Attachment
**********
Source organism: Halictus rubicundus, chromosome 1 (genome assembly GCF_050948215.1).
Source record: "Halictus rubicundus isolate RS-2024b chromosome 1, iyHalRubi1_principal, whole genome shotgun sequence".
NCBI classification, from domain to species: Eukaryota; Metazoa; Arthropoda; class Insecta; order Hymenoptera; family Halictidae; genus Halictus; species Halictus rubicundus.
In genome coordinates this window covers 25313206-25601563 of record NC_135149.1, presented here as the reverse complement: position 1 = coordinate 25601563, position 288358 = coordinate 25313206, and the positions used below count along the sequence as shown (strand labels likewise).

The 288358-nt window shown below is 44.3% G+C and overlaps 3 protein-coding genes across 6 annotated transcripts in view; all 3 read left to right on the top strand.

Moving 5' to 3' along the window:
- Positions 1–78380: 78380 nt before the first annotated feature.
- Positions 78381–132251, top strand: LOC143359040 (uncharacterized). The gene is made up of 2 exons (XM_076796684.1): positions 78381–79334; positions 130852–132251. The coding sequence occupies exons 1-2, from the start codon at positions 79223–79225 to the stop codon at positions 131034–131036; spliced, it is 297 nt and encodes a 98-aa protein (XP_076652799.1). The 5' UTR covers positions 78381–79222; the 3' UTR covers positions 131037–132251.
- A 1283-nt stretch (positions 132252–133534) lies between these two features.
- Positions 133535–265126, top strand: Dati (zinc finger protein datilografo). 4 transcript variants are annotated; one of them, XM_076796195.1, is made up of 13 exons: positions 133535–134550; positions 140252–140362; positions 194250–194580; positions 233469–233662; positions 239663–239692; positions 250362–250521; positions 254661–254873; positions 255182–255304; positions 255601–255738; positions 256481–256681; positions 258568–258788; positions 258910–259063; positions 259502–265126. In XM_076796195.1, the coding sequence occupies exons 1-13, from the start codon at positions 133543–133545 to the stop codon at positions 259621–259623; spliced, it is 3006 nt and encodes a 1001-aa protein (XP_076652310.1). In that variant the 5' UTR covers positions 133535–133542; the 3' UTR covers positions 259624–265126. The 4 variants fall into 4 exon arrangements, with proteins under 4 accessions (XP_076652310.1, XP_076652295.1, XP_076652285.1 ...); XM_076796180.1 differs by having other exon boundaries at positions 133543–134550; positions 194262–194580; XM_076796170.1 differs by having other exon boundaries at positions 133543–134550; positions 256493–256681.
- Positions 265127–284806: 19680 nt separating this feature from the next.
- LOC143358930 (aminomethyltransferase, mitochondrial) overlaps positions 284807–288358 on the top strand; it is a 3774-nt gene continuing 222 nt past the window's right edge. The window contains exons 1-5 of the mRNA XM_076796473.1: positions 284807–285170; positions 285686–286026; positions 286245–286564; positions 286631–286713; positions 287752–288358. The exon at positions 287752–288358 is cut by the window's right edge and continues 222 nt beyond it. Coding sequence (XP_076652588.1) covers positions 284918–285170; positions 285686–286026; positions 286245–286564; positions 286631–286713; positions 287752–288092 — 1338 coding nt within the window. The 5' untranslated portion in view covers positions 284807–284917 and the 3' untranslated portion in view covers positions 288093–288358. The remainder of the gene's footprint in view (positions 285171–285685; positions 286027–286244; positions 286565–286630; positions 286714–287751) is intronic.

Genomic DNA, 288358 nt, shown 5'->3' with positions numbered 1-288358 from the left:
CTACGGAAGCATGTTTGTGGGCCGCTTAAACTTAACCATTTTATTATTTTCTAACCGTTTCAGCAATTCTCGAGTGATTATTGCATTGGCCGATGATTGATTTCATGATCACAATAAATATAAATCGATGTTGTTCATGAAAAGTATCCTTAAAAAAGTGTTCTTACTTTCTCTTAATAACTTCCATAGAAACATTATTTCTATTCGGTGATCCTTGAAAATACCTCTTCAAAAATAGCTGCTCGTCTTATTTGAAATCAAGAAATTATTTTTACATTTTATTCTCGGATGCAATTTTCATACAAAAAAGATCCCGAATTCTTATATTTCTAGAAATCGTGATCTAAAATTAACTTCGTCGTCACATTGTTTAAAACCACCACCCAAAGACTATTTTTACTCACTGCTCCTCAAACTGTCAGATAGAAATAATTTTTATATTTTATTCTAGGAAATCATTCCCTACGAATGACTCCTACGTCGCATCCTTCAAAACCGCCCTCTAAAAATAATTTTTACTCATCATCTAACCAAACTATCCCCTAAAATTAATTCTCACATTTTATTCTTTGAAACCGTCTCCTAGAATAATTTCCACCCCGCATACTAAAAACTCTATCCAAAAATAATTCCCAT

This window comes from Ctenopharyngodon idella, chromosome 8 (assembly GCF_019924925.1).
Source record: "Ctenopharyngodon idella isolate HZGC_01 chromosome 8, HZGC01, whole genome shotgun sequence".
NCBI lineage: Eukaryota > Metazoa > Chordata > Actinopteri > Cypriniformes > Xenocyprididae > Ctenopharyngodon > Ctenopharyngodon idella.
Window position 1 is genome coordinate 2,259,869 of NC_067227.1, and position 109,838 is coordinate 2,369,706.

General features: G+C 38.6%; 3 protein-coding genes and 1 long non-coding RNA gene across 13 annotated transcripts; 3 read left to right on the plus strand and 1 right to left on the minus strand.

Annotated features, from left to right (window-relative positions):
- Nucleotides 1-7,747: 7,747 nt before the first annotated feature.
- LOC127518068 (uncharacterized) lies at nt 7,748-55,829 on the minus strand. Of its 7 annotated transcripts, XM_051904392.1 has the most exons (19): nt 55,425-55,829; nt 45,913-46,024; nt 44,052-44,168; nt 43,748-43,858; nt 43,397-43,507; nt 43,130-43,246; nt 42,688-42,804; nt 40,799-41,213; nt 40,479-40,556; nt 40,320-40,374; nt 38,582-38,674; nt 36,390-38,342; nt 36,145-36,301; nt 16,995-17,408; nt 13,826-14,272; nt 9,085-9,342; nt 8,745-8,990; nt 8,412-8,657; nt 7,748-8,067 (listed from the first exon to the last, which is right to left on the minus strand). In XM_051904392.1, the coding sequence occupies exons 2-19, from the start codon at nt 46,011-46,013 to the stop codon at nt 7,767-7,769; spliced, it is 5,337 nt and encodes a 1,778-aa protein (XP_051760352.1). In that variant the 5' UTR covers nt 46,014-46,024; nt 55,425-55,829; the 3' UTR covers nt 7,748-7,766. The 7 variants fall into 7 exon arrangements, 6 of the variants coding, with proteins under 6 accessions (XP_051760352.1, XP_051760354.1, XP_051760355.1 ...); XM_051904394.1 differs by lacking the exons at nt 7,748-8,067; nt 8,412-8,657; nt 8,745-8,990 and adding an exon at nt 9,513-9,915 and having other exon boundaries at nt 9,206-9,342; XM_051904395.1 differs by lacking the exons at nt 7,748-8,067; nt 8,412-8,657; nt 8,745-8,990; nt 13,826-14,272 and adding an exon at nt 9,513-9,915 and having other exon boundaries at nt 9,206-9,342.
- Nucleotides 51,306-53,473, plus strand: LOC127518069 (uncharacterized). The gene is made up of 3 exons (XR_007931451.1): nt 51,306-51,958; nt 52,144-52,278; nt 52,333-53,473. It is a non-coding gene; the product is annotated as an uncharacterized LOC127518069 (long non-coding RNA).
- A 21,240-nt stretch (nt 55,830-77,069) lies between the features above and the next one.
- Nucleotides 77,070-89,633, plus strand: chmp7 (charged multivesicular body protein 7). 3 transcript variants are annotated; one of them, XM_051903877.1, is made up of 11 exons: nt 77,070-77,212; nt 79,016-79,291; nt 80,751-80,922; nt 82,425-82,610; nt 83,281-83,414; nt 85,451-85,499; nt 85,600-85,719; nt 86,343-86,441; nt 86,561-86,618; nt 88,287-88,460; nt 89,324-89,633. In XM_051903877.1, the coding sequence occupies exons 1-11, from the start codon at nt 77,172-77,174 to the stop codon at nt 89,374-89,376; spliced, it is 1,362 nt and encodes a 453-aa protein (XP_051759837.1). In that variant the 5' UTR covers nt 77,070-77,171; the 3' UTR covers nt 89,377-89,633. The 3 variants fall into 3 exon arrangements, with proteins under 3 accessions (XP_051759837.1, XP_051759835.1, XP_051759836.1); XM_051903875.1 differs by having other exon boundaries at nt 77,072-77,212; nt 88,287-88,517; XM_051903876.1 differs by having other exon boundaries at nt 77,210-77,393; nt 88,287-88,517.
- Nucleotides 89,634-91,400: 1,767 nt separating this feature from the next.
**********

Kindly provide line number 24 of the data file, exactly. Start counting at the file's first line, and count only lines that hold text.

- A 21,240-nt stretch (nt 55,830-77,069) lies between the features above and the next one.